This is an alternative to Dix-Hallpike in patients who cannot lie flat, such as with back pain, limited mobility, obesity, or orthopnea. It can be performed on the edge of the bed (often logistically easier in crowded ED rooms than Dix-Hallpike).

Technique: Rotate the head 45° contralateral to the posterior canal being tested. The patient descends to their side which is ipsilateral to the posterior canal being tested. This position is held for 30 seconds. If the patient experiences vertigo and the provider notices nystagmus, the test is positive. A negative test should prompt testing on the other side.

 

 

 

3. Therapeutic: Epley Maneuver

This is the most commonly taught and performed repositioning maneuver. The American Academy of Neurology and American Academy of Otolaryngology has given this technique a Level A Recommendation and clinical benefit demonstrated in a systematic review [6]. Consider using a “chin tuck”, similar to the loaded Dix-Hallpike, for additional success.

Epley Maneuver vertigo

Epley Maneuver

 

 

 

4. Therapeutic: Semont Maneuver

Much like the Epley Maneuver is a continuation of the Dix-Hallpike Test, this therapeutic maneuver is a continuation of the Sidelying Test. The technique for left-sided posterior canalithiasis involves having a seated patient turn their head 45° to the left. The patient then drops their trunk to the right side, with the head turned 45° to the left (facing “up”). This position is held for 30-60 seconds. The patient then quickly sits up and lies down on the left side without stopping in the seated position. The head should still be kept 45° to the left so that the head now faces “down” and into the bed. This position is held for 30-60 seconds. Return the patient to the upright position.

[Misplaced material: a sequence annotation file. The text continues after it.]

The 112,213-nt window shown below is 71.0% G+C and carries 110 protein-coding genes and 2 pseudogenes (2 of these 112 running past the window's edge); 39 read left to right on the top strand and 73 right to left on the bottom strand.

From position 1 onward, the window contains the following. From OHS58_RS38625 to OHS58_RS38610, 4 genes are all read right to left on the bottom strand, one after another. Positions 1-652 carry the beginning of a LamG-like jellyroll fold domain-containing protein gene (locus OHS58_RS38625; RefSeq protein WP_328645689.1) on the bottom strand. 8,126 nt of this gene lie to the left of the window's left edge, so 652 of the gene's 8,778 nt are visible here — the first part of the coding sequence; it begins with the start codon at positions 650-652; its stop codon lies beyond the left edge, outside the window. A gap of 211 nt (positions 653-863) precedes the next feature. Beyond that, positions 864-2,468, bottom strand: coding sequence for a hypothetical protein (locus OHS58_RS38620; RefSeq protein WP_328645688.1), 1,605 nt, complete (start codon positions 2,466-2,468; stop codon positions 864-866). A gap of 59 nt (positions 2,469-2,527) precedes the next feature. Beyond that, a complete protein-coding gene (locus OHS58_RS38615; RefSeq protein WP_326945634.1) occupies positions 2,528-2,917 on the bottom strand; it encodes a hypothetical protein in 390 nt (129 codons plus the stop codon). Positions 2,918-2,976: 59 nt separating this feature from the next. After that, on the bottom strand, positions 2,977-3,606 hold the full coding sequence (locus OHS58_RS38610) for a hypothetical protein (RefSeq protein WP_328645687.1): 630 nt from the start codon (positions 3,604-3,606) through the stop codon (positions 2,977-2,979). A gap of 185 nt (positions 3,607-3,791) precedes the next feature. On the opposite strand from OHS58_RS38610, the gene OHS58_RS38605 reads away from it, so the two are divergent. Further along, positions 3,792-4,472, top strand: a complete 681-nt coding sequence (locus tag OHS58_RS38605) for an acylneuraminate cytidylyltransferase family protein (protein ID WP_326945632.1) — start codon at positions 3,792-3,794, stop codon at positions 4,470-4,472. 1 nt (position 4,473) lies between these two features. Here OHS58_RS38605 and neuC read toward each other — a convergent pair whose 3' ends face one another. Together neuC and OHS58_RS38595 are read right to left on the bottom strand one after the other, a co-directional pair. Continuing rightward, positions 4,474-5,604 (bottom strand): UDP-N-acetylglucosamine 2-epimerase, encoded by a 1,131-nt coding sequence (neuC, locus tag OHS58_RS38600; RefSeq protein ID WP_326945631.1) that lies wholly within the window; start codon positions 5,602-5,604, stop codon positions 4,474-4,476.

Semont Maneuver vertigo

Semont Maneuver desired otolith movement

Horizontal Canal

 

1. Diagnostic: Roll Test

The Roll Test should be considered in patients displaying symptoms consistent with BPPV but posterior canal tests (Dix-Hallpike, Sidelying) are negative or appear to demonstrate horizontal nystagmus.

Technique: Have the patient begin by lying supine with the head flexed forward 30°. The provider then rotates the patient’s head rapidly 90° to one side followed by the other side, after re-centering the head. A positive test will involve bursts of nystagmus beating towards the affected ear which are stronger when the affected ear is dependent.

 

 

 

2. Therapeutic: BBQ or Lempert Roll

This repositioning maneuver can be performed as a continuation of the Roll Test and has shown success rates over 90% [7].

Technique: This involves stepwise rotations of the non-tilted head starting in the supine position and ultimately rolling a full 360°, holding each incremental 90° rotation for 30 seconds, starting from the affected to the unaffected side. This  can be repeated 2-4 times until symptoms improve or nystagmus disappears.

 

 

 

3. Therapeutic: Appiani/Gufoni Maneuver